On December 17th, Market-Partners Inc. CEO and Founder, Martyn Lewis, hosted a virtual micro-workshop sharing the results of some of our most valuable forecasting studies and surveys, giving you new insight into the circumstances creating forecasting discrepancies – and exactly what you can do to go from misery to mastery.
This free micro-workshop followed our 30-30 format. The first 30 minutes were an interactive presentation of the content summarized below. Afterwards, those wishing to explore the topic deeper were invited to stay an additional 30 minutes dedicated entirely to questions and discussion.
The first 30 minutes have been summarized below, covering the effects and causes of forecasting misery, four tips for forecasting mastery, and a dynamic method for using forecasting as sales coaching.
You can also watch the video replay here.
Sales forecasting is, and should be, a fundamental component of the sales function for any company. Regardless of their industry, organizations must know where their business is heading, how to match their supply to their demand, and where to invest and divest their resources to capitalize on opportunities.
However, despite forecasting’s critical importance, the state of play is abysmal. From a study we conducted of more than 1,200 sales organizations, we found that:
• 90% of sales opportunities do not close as forecasted
• Of opportunities marked as “75%,” less than one in six close as originally forecasted
• 55% of forecasted deals are ultimately lost
In the same survey, we also asked, “To what extent do you think you could improve your overall business performance as a result of superior forecasting practices?”
• No one who responded thought there would be no impact
• 26% responded there would possibly be an impact
• 28% responded there would probably be an impact
• And an overwhelming 46% reported there would definitely be an impact
As a result of these discrepancies, our research shows organizations invest more time, into more systems, using more complex approaches, for little to no gain. That means we are taking more energy and effort from sales leaders and front-line salespeople to achieve no meaningful results. These inefficiencies are most felt when it comes to sales coaching; the number one reason we hear from sales managers as to why they don’t have time to coach is that they are spending that time forecasting.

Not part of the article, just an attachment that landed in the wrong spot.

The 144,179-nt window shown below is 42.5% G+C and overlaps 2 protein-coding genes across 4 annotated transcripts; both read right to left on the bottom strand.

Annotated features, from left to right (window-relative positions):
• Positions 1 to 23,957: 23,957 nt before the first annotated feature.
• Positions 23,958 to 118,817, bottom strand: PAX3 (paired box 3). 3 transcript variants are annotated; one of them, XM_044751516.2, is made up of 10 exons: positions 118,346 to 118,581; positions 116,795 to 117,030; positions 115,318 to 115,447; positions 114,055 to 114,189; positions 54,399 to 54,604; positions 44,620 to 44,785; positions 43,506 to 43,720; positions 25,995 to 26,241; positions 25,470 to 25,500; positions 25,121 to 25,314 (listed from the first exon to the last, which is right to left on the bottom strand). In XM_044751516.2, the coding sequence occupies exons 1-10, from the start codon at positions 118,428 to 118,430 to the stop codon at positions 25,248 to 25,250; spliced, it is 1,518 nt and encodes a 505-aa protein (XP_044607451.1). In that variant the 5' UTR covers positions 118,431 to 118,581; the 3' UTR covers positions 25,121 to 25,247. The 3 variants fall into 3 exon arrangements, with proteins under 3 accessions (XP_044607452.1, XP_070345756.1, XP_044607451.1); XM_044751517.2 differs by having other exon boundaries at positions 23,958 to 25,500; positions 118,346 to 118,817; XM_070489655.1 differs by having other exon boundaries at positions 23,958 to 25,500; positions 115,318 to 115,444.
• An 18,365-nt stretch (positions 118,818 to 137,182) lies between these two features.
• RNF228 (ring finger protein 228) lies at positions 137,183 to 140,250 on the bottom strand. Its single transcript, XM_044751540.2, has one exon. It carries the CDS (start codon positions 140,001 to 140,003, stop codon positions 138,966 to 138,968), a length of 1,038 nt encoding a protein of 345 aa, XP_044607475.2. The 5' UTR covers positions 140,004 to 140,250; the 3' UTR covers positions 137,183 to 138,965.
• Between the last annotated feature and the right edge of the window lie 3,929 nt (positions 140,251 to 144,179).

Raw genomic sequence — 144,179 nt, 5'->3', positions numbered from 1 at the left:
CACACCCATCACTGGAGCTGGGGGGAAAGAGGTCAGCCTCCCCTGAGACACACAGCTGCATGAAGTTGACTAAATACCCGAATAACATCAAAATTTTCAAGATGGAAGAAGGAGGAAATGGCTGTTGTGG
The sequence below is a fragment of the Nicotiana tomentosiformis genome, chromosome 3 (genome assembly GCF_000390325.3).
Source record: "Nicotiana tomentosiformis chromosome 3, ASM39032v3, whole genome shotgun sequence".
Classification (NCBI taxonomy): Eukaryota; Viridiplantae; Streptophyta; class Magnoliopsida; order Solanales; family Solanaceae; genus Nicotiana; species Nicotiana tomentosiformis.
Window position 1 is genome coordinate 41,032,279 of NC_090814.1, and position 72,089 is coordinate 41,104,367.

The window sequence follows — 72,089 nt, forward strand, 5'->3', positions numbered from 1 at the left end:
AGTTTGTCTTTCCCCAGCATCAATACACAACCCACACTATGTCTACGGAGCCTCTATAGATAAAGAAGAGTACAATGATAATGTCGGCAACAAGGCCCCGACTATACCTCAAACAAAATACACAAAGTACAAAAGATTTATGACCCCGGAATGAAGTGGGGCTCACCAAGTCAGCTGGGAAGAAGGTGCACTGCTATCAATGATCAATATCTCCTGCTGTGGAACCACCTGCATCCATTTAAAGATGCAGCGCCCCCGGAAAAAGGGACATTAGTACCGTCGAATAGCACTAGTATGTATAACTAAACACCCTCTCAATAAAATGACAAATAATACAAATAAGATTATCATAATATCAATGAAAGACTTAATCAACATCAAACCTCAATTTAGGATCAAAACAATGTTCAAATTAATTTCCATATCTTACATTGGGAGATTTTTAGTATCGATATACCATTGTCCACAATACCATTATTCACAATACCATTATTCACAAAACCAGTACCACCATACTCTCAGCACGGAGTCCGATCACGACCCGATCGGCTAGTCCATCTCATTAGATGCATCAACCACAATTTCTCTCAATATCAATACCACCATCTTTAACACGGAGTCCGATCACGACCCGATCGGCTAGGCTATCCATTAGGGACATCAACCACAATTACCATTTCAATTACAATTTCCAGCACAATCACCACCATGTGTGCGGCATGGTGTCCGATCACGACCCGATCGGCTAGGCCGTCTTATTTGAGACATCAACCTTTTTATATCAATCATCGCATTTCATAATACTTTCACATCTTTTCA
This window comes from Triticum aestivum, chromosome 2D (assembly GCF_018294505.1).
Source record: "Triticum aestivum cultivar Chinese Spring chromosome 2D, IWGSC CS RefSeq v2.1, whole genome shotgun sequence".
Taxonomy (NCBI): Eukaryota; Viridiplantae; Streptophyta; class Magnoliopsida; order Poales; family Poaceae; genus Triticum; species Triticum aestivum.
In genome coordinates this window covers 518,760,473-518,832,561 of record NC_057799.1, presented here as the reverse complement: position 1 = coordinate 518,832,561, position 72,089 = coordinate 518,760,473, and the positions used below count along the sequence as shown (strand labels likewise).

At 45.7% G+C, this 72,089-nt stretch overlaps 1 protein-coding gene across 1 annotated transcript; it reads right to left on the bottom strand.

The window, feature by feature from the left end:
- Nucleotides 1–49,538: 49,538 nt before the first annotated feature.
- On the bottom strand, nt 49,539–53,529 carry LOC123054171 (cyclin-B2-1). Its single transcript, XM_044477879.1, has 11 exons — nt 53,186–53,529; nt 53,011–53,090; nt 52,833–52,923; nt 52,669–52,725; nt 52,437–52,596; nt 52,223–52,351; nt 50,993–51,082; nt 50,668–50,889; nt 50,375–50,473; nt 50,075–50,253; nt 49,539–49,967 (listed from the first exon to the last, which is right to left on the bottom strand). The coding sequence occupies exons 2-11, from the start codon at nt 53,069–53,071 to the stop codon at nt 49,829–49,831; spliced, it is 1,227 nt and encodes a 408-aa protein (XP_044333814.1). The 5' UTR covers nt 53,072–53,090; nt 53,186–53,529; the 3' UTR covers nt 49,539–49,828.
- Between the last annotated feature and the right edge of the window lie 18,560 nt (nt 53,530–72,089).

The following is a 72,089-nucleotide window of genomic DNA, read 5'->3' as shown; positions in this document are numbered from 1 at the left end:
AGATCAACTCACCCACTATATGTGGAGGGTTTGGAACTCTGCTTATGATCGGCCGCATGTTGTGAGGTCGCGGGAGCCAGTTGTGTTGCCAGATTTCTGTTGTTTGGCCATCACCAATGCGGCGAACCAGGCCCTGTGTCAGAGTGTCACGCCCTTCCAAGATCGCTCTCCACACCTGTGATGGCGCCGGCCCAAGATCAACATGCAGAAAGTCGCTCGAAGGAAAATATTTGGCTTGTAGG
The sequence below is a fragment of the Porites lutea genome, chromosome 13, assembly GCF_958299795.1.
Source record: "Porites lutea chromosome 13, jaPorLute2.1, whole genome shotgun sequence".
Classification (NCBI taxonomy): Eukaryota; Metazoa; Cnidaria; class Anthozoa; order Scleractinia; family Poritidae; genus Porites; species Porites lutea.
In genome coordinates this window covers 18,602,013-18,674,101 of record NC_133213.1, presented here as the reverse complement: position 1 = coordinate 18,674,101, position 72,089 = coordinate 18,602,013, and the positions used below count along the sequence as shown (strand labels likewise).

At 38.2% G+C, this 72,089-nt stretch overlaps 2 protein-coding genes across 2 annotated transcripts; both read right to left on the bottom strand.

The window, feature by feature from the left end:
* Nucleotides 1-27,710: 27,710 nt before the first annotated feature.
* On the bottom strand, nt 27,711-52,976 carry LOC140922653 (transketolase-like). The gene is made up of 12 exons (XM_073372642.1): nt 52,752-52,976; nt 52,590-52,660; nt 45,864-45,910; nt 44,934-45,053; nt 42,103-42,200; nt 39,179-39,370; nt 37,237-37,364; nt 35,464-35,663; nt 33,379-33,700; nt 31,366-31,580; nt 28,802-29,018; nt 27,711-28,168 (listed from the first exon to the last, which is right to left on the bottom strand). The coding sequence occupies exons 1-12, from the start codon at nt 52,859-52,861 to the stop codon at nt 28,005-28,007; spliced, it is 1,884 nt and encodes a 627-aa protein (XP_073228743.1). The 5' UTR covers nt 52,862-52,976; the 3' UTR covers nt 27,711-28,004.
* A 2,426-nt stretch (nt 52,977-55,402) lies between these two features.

Worst of all is that sales leadership typically defends their current forecasting approaches, even when they don’t work.
The 7 Causes of Forecasting Misery
1. Forecasting to Achieve a Goal: a firm creates a goal of 10 million this quarter, therefore needs to forecast 10 million even if it’s impractical or impossible
2. Forecasting Sales Closing Instead of Customer Commitment: when your customer is going to be in a position to buy is not always going to line up with when you’d like to close
3. Misusing Forecast Probabilities: forecasting probabilities are usually meaningless, not reflecting any statistical reality in terms of whether or not a customer will buy
4. Either Win It or You Don’t: you can’t get 50% of a deal…
5. Forecasts as Pipeline Stages: your sales forecast and your sales pipeline are not the same thing
6. Forecast Reviews as Story Time: during a forecast review, stories and excuses on why numbers are missed, or deals did not close, often lack useful information
7. Lacking Individual Accountability: when sales managers override what the sales rep is telling them because they “need the deal to close this quarter,” we lose individual accountability
1. Separate the Pipeline from the Forecast
Contrary to popular belief, the sales pipeline and forecast are two very different things.
Every opportunity you are working on, regardless of likelihood that it will close, belongs in and is a part of your pipeline. The forecast is a subset of the pipeline; those opportunities you believe, with a degree of certainty, you will close sometime in the future.